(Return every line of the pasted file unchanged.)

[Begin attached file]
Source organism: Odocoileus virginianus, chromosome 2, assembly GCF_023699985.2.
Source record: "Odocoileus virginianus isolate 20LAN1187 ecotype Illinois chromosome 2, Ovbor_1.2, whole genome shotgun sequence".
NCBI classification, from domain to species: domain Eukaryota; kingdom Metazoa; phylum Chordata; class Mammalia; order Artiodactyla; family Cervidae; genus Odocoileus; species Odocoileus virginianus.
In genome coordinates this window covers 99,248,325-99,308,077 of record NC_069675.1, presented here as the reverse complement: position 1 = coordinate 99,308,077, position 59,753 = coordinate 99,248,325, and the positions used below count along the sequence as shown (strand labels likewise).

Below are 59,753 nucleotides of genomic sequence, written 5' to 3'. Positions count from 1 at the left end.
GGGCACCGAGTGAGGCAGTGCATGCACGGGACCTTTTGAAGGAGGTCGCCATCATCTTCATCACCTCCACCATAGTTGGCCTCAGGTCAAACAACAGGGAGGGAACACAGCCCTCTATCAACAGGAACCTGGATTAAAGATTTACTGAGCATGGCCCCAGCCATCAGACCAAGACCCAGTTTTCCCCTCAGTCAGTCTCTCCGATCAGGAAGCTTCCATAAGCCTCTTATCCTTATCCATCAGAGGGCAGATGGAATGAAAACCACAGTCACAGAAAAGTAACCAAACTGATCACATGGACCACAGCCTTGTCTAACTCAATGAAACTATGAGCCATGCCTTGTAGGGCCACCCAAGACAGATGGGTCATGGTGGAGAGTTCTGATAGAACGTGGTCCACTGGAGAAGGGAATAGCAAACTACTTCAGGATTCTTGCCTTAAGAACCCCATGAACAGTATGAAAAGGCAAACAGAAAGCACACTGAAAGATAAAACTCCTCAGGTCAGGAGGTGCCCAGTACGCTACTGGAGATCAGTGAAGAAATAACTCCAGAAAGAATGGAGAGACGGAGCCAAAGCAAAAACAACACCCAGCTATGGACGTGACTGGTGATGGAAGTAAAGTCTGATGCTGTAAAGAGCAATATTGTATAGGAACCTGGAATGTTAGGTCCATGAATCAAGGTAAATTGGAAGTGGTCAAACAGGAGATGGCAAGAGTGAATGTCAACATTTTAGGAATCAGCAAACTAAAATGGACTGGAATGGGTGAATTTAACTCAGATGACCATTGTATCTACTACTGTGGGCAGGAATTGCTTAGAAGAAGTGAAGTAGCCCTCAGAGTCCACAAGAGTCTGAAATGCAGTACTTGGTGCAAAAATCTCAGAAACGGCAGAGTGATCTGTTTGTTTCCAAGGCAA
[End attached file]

Source organism: Odocoileus virginianus, chromosome 2, assembly GCF_023699985.2.
Source record: "Odocoileus virginianus isolate 20LAN1187 ecotype Illinois chromosome 2, Ovbor_1.2, whole genome shotgun sequence".
NCBI classification, from domain to species: domain Eukaryota; kingdom Metazoa; phylum Chordata; class Mammalia; order Artiodactyla; family Cervidae; genus Odocoileus; species Odocoileus virginianus.
In genome coordinates this window covers 99,248,325-99,308,077 of record NC_069675.1, presented here as the reverse complement: position 1 = coordinate 99,308,077, position 59,753 = coordinate 99,248,325, and the positions used below count along the sequence as shown (strand labels likewise).

Below are 59,753 nucleotides of genomic sequence, written 5' to 3'. Positions count from 1 at the left end.
GGGCACCGAGTGAGGCAGTGCATGCACGGGACCTTTTGAAGGAGGTCGCCATCATCTTCATCACCTCCACCATAGTTGGCCTCAGGTCAAACAACAGGGAGGGAACACAGCCCTCTATCAACAGGAACCTGGATTAAAGATTTACTGAGCATGGCCCCAGCCATCAGACCAAGACCCAGTTTTCCCCTCAGTCAGTCTCTCCGATCAGGAAGCTTCCATAAGCCTCTTATCCTTATCCATCAGAGGGCAGATGGAATGAAAACCACAGTCACAGAAAAGTAACCAAACTGATCACATGGACCACAGCCTTGTCTAACTCAATGAAACTATGAGCCATGCCTTGTAGGGCCACCCAAGACAGATGGGTCATGGTGGAGAGTTCTGATAGAACGTGGTCCACTGGAGAAGGGAATAGCAAACTACTTCAGGATTCTTGCCTTAAGAACCCCATGAACAGTATGAAAAGGCAAACAGAAAGCACACTGAAAGATAAAACTCCTCAGGTCAGGAGGTGCCCAGTACGCTACTGGAGATCAGTGAAGAAATAACTCCAGAAAGAATGGAGAGACGGAGCCAAAGCAAAAACAACACCCAGCTATGGACGTGACTGGTGATGGAAGTAAAGTCTGATGCTGTAAAGAGCAATATTGTATAGGAACCTGGAATGTTAGGTCCATGAATCAAGGTAAATTGGAAGTGGTCAAACAGGAGATGGCAAGAGTGAATGTCAACATTTTAGGAATCAGCAAACTAAAATGGACTGGAATGGGTGAATTTAACTCAGATGACCATTGTATCTACTACTGTGGGCAGGAATTGCTTAGAAGAAGTGAAGTAGCCCTCAGAGTCCACAAGAGTCTGAAATGCAGTACTTGGTGCAAAAATCTCAGAAACGGCAGAGTGATCTGTTTGTTTCCAAGGCAA